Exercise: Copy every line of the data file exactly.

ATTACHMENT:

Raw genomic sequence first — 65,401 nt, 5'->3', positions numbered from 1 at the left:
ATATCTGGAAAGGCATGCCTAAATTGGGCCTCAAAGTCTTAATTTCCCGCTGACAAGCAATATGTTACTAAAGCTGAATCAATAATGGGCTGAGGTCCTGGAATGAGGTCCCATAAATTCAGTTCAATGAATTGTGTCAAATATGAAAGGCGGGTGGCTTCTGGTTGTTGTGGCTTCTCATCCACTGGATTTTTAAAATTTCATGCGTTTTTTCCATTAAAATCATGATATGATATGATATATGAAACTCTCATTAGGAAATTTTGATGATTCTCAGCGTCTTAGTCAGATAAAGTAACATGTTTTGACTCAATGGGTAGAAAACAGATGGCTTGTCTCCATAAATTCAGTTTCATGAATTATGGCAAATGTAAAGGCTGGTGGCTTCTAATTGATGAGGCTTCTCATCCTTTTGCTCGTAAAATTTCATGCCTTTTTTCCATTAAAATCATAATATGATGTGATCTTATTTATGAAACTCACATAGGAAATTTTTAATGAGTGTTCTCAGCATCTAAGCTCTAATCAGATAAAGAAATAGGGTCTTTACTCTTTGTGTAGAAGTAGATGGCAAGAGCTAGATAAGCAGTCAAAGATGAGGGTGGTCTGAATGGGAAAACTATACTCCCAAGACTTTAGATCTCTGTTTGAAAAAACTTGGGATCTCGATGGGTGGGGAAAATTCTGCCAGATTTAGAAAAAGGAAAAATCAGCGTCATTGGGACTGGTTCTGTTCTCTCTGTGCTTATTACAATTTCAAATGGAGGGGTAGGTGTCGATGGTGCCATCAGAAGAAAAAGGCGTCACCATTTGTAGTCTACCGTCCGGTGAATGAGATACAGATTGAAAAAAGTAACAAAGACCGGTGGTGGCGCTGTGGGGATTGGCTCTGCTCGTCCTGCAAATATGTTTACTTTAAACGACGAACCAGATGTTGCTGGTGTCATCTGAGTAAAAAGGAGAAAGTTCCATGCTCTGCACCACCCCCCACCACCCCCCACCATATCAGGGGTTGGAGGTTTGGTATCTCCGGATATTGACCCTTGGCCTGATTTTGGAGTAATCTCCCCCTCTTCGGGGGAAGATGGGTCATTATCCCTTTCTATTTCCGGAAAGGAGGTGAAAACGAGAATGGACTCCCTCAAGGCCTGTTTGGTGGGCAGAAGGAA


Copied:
Raw genomic sequence first — 65,401 nt, 5'->3', positions numbered from 1 at the left:
ATATCTGGAAAGGCATGCCTAAATTGGGCCTCAAAGTCTTAATTTCCCGCTGACAAGCAATATGTTACTAAAGCTGAATCAATAATGGGCTGAGGTCCTGGAATGAGGTCCCATAAATTCAGTTCAATGAATTGTGTCAAATATGAAAGGCGGGTGGCTTCTGGTTGTTGTGGCTTCTCATCCACTGGATTTTTAAAATTTCATGCGTTTTTTCCATTAAAATCATGATATGATATGATATATGAAACTCTCATTAGGAAATTTTGATGATTCTCAGCGTCTTAGTCAGATAAAGTAACATGTTTTGACTCAATGGGTAGAAAACAGATGGCTTGTCTCCATAAATTCAGTTTCATGAATTATGGCAAATGTAAAGGCTGGTGGCTTCTAATTGATGAGGCTTCTCATCCTTTTGCTCGTAAAATTTCATGCCTTTTTTCCATTAAAATCATAATATGATGTGATCTTATTTATGAAACTCACATAGGAAATTTTTAATGAGTGTTCTCAGCATCTAAGCTCTAATCAGATAAAGAAATAGGGTCTTTACTCTTTGTGTAGAAGTAGATGGCAAGAGCTAGATAAGCAGTCAAAGATGAGGGTGGTCTGAATGGGAAAACTATACTCCCAAGACTTTAGATCTCTGTTTGAAAAAACTTGGGATCTCGATGGGTGGGGAAAATTCTGCCAGATTTAGAAAAAGGAAAAATCAGCGTCATTGGGACTGGTTCTGTTCTCTCTGTGCTTATTACAATTTCAAATGGAGGGGTAGGTGTCGATGGTGCCATCAGAAGAAAAAGGCGTCACCATTTGTAGTCTACCGTCCGGTGAATGAGATACAGATTGAAAAAAGTAACAAAGACCGGTGGTGGCGCTGTGGGGATTGGCTCTGCTCGTCCTGCAAATATGTTTACTTTAAACGACGAACCAGATGTTGCTGGTGTCATCTGAGTAAAAAGGAGAAAGTTCCATGCTCTGCACCACCCCCCACCACCCCCCACCATATCAGGGGTTGGAGGTTTGGTATCTCCGGATATTGACCCTTGGCCTGATTTTGGAGTAATCTCCCCCTCTTCGGGGGAAGATGGGTCATTATCCCTTTCTATTTCCGGAAAGGAGGTGAAAACGAGAATGGACTCCCTCAAGGCCTGTTTGGTGGGCAGAAGGAA